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PCI Compliance and Data Security
A dichotomy exists between information and data – and the way that information and data are discussed, stored, protected, and used. Any number of people reading this might identify themselves as working with “Information Systems” in the field of “Information Technology,” and some of them work with “Information Security.” Sometimes they attend meetings and talk about “Information” and “Information Sharing.” But most often they are talking about “data” – data flows, data stores, data shares, data systems, data access, data security, and so on.
There is no need for a primer on the difference between data and information.
It is clear to the users of information that what they want is information. They may ask for data, they may seek so-called data points, but what they are really asking for is information. After all, information is useful; it makes the difference between decisions and informed decisions. And at the end of the day, the information systems people deliver information to decision makers. They store this information in their information bases. No, wait a minute – it is stored in databases. So what they are really working with is data?
Data becomes information when it delivers something meaningful to someone. We can take any block of data and extract from it an endless stream of meaningless information. An example is baseball. From data recorded from each game, we can extract the number of runs scored, the number of bases stolen, the number of games won at home, the number of games won away, the number of errors made in the last ten years – the list goes on to infinity. Who cares? Well someone at some point may care. Perhaps the real question is “Which was the best team last season?” Or perhaps “Who is the best player of all time?” Or any other question you could dream up. Regardless of the question, the fact remains that the person recording the plays and the scores at each game does not seek to answer these questions. He/she is simply collecting data and storing it for later use. What will it be used for – 50 years from now? Who knows? Who cares? For some just simply knowing that the players will be back on that field next season is good enough. In the meantime, just let our information people hold on to that data in a safe place so that it’s there when we need it, for whatever reason we might need it .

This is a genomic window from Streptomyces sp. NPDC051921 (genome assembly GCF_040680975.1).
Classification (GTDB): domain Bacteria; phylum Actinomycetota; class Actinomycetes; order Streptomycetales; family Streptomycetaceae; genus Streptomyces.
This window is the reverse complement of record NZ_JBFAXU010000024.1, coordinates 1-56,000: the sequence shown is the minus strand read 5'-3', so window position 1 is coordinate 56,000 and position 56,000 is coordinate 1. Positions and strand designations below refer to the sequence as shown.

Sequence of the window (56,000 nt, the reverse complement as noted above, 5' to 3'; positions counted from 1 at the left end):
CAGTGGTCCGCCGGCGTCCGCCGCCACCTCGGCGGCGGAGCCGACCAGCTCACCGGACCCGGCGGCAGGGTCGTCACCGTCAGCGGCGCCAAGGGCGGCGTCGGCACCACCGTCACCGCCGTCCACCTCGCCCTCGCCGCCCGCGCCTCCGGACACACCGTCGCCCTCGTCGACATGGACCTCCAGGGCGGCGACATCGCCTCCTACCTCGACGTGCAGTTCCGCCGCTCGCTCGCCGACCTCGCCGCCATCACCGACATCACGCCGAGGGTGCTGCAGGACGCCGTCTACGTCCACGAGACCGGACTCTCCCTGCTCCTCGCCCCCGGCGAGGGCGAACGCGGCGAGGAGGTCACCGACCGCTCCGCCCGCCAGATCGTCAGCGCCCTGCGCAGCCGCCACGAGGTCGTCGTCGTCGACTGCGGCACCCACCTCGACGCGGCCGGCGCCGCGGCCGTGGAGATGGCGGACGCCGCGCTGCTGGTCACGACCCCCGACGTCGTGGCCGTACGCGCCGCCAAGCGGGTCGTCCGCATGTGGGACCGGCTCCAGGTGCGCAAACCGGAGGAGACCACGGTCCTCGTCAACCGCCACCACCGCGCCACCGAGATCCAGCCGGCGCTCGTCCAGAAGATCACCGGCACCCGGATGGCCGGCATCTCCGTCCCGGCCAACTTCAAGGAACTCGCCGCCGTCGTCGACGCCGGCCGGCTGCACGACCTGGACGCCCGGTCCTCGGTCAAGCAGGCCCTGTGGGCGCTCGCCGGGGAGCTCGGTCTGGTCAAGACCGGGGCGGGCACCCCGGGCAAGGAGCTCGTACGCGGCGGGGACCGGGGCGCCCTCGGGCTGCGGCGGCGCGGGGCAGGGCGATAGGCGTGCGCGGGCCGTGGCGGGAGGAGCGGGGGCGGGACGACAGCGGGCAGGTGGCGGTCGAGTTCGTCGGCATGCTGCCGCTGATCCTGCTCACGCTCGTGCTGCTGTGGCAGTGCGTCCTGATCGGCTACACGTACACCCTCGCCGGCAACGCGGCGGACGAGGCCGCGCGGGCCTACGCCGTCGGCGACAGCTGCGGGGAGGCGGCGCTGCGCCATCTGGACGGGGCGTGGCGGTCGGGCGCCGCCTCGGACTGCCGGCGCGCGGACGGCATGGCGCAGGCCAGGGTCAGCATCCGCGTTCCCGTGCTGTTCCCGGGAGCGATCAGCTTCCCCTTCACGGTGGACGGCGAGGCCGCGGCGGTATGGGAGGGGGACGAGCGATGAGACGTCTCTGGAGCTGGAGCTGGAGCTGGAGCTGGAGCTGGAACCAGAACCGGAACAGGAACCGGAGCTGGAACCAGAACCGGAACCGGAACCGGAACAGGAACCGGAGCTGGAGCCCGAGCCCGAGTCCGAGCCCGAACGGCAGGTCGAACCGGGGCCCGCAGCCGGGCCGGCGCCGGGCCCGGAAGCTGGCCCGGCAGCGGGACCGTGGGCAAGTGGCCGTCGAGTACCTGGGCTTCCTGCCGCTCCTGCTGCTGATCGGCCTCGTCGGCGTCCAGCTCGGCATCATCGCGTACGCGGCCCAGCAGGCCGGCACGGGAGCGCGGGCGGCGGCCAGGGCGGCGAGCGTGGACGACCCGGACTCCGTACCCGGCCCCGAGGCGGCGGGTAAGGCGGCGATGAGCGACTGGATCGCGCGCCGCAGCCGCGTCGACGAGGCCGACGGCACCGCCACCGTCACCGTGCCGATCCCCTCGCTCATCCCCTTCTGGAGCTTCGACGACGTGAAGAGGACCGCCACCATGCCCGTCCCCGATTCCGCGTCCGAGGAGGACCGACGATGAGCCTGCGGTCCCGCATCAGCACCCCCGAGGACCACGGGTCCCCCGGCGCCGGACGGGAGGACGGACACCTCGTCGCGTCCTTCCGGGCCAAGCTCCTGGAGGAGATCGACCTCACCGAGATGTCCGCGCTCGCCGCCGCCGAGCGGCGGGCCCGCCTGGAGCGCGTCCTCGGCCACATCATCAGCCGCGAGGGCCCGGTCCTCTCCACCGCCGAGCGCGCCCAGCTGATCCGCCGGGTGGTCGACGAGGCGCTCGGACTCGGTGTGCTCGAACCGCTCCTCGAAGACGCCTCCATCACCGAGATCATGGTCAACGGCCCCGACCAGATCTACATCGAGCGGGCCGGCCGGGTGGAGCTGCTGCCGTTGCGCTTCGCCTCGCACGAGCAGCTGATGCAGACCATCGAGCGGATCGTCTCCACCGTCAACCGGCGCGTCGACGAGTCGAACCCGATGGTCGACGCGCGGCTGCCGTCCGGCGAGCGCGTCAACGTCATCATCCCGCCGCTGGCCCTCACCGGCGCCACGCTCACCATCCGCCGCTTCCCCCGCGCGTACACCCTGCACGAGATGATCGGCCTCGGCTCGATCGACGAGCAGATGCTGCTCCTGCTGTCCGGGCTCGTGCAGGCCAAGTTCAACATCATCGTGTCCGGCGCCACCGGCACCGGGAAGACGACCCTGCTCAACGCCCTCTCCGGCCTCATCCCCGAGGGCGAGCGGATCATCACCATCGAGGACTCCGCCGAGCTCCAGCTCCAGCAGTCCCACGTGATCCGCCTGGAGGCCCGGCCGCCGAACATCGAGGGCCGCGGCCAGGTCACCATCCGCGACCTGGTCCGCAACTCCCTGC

Now let’s say that some of that data is sensitive. Well, we should protect the sensitive data. Which data is sensitive? (I don’t know – it’s your database, you tell me) The sensitivity of the data will be determined by the sensitivity of the information that will be conveyed when it is accessed. Meanwhile, are you keeping your eye on the ball like a good player? Good – I just stole second base. Are you keeping your eye on second base like a good fan? Good – I just stole your hot dog from under your nose.
Regulation guides us to identify what data is sensitive. PCI DSS tells us to protect cardholder data. HIPAA directs us to protect health and medical information. Upper management decided that your customer list is private and must be protected from the competition. Everything else is not sensitive and need not be protected the same way.
Yet I know of a web-based charity that boasted of impenetrable cardholder data security. Indeed it was. But when credit card accounts were stolen from donors who made charitable contributions to the organization’s website, it was the customer contact list that was stolen, not the credit card database. Why go through all the trouble of hacking a secure database when you can simply telephone the donor and ask for it? They were just as willing to give it out over the phone, as they were online.
Information is pulled from an information system. When we know “What” information will be pulled, and when we know “How” that information is sensitive, then we know the sensitivity of the data from which that information came. If we don’t know the sensitivity of the information or how it might be used, then we don’t know the data. Since it is the job of information systems professionals to store all data holistically, then it is their job of securing all data holistically – not selectively.